CET opens new laboratory to service UK’s infrastructure projects

With over £300 billion of investment in infrastructure planned over the next four years in the UK, materials testing firm CET is gearing up to service a lot more projects – Kristina Smith visited the newest laboratory near Heathrow to find out more. The CET Group has ambitious plans. Over the next four years it wants to double the size of its business, which in the last year turned over £27 million. “There’s a lot of positivity out there,” said Gary Corrigan, managing director of the group’s infrastructu
Concrete Paving, Compaction & Testing / October 23, 2017
Establishing material quality through testing is crucial
With over £300 billion of investment in infrastructure planned over the next four years in the UK, materials testing firm CET is gearing up to service a lot more projects – Kristina Smith visited the newest laboratory near Heathrow to find out more

The CET Group has ambitious plans. Over the next four years it wants to double the size of its business, which in the last year turned over £27 million. “There’s a lot of positivity out there,” said Gary Corrigan, managing director of the group’s infrastructure division. “The next five years are going to be very busy.”

The group has six materials testing laboratories, the newest of which is at Colnbrook, near Heathrow. “Heathrow is important to us: we do a lot of work inside the airport for the contractors and some of it is very reactive,” said Corrigan. “Our Heathrow lab gives us the ability to service not only the airport but the Home Counties and down to the West Country.”

At the end of 2016 the UK Government announced a £500 billion pipeline of infrastructure projects, £300 billion of which it projected would be spent before 2021. Of that £300 billion, £91.9 billion is allocated to transport, £12.7 billion of which is for roads.

CET has recently delivered a series of contracts connected to 8100 Highways England’s Smart Motorway programme, which aims to use technology to control traffic flow and increase capacity on the UK’s busiest motorways. The group carried out structural surveys and pavement surveys on the M1 between junctions 13 and 16 and pavement investigations on the M20 and M23 motorways.

Other major infrastructure projects also require roads to be surveyed and tested. For example, CET has been carrying out surveys to calculate the residual life expectancy for some of the roads that will be used to carry trucks related to the construction of the HS2 high-speed rail line.

30 years of testing

CET Group has two main strings to its bow: materials testing for infrastructure and insurance-related services such as subsidence investigations and 24/7 emergency home response. It started life as NDT Flexitec in the late 1980s, growing organically and by acquisition, most recently with the purchase of Omega Calibration and Construction Testing Solutions (CTS) in 2016.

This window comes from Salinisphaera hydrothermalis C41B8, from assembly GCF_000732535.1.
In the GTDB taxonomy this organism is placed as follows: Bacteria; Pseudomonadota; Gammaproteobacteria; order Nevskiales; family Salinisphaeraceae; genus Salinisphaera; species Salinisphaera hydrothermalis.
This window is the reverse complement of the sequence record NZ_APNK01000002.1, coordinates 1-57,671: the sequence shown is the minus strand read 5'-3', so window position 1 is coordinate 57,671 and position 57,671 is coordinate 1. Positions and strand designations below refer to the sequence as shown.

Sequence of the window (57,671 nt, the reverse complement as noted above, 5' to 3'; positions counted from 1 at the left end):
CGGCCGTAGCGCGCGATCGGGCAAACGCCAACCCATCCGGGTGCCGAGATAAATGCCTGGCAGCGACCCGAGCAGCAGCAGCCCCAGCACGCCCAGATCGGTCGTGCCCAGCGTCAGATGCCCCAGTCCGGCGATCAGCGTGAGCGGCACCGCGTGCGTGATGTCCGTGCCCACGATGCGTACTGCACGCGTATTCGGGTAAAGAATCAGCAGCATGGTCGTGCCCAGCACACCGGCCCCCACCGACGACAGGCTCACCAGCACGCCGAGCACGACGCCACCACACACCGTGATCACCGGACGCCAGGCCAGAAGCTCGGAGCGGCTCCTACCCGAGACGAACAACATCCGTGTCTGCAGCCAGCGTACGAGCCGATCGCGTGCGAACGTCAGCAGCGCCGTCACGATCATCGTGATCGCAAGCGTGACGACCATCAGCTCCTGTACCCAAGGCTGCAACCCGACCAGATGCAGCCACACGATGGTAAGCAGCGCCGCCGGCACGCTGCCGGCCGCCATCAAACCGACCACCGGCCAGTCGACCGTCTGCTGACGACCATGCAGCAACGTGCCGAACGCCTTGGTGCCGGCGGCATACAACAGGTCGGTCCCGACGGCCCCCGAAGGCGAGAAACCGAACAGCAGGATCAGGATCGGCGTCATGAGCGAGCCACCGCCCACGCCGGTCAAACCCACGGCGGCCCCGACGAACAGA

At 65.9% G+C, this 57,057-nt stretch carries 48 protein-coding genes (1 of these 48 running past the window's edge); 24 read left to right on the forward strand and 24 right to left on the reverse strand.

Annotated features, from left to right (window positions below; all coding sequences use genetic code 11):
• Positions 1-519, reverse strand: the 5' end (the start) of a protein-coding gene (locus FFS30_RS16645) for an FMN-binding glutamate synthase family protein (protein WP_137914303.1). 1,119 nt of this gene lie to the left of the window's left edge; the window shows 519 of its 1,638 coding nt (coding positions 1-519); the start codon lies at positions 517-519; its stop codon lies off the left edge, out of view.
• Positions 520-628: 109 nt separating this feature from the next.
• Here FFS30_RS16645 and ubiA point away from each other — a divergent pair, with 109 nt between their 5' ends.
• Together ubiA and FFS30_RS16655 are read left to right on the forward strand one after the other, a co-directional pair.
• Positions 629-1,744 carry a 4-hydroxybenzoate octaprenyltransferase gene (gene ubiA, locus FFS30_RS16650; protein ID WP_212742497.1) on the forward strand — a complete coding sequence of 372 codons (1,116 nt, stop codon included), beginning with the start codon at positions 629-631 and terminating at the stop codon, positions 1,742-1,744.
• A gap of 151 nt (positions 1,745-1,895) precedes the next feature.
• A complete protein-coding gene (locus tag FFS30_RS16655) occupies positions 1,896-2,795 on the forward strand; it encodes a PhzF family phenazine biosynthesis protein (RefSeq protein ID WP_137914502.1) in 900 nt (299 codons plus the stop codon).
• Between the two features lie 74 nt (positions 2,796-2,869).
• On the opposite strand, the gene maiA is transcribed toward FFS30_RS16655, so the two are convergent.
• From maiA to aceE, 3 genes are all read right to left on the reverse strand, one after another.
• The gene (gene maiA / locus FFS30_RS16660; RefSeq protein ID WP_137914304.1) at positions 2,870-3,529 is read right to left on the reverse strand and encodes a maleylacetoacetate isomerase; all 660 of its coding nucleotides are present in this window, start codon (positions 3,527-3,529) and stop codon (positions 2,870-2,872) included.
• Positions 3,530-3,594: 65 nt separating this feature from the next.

Having invested over £150,000 in its new Colnbrook laboratory and with UKAS accreditation granted in August, Corrigan says that CET will be offering clients the full range of testing services, particularly concrete and earthworks. There are two testing machines in the new laboratory: a compression machine and a beam test machine, both supplied by Impact Test Equipment, which is based in Stevenston in Scotland.

The investment also includes spending on training. Some of the 15 technicians are experienced, drawn from CET’s Harrietsham laboratory in Kent or from general recruitment within the industry, while others are new to the sector.

Corrigan, who began working for the company in 1991 as a senior technician, says that there have been few changes in the way that contractors engage with test houses. “We have to be very reactive, as do our customers the contractors, and that’s something that hasn’t changed over the years,” said Corrigan. “Testing can be required at short notice and we have built the company with that flexible approach.”

The biggest change for CET – and some of its competitors – is a move from paper to cloud. “Twenty years ago, everybody was saying we would be paperless in five years but it never really happened – until now,” said Corrigan.

CET spent two years and nearly £200,000 developing its CETi system which it launched a year ago.

“The basic principle of CETi is that you put information in once,” said Corrigan. “Working on paper can be very inefficient, sometimes with double-handling or even triple-handling of data.”

With CETi, technicians input data via tablet on site. Once checked, the data goes straight onto the system, with customers alerted that the information is available on the portal.

“The client can get the report sometimes within minutes of finishing the test,” said Corrigan. “We aim to get our reports issued the same day, which is a huge departure from the way it has happened in the past.”